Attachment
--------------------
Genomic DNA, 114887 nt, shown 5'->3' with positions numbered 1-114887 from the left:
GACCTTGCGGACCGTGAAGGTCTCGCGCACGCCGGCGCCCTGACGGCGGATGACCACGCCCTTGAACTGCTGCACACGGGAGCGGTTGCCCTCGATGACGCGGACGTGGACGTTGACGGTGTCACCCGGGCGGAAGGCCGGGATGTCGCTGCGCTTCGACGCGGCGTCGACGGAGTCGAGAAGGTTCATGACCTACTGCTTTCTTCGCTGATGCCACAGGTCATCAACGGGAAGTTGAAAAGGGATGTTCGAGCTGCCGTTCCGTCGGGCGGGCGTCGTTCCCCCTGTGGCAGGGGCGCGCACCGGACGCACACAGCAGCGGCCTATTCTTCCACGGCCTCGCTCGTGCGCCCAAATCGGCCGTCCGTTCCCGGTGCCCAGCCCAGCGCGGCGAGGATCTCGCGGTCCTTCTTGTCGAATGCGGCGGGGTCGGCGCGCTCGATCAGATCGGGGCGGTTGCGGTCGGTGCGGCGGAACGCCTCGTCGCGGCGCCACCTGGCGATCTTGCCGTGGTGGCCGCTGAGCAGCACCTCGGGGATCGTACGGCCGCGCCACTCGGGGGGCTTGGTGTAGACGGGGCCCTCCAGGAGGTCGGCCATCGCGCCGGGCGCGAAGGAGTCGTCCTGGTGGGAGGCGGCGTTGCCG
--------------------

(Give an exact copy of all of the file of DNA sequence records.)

Genomic DNA, 114887 nt, shown 5'->3' with positions numbered 1-114887 from the left:
GACCTTGCGGACCGTGAAGGTCTCGCGCACGCCGGCGCCCTGACGGCGGATGACCACGCCCTTGAACTGCTGCACACGGGAGCGGTTGCCCTCGATGACGCGGACGTGGACGTTGACGGTGTCACCCGGGCGGAAGGCCGGGATGTCGCTGCGCTTCGACGCGGCGTCGACGGAGTCGAGAAGGTTCATGACCTACTGCTTTCTTCGCTGATGCCACAGGTCATCAACGGGAAGTTGAAAAGGGATGTTCGAGCTGCCGTTCCGTCGGGCGGGCGTCGTTCCCCCTGTGGCAGGGGCGCGCACCGGACGCACACAGCAGCGGCCTATTCTTCCACGGCCTCGCTCGTGCGCCCAAATCGGCCGTCCGTTCCCGGTGCCCAGCCCAGCGCGGCGAGGATCTCGCGGTCCTTCTTGTCGAATGCGGCGGGGTCGGCGCGCTCGATCAGATCGGGGCGGTTGCGGTCGGTGCGGCGGAACGCCTCGTCGCGGCGCCACCTGGCGATCTTGCCGTGGTGGCCGCTGAGCAGCACCTCGGGGATCGTACGGCCGCGCCACTCGGGGGGCTTGGTGTAGACGGGGCCCTCCAGGAGGTCGGCCATCGCGCCGGGCGCGAAGGAGTCGTCCTGGTGGGAGGCGGCGTTGCCG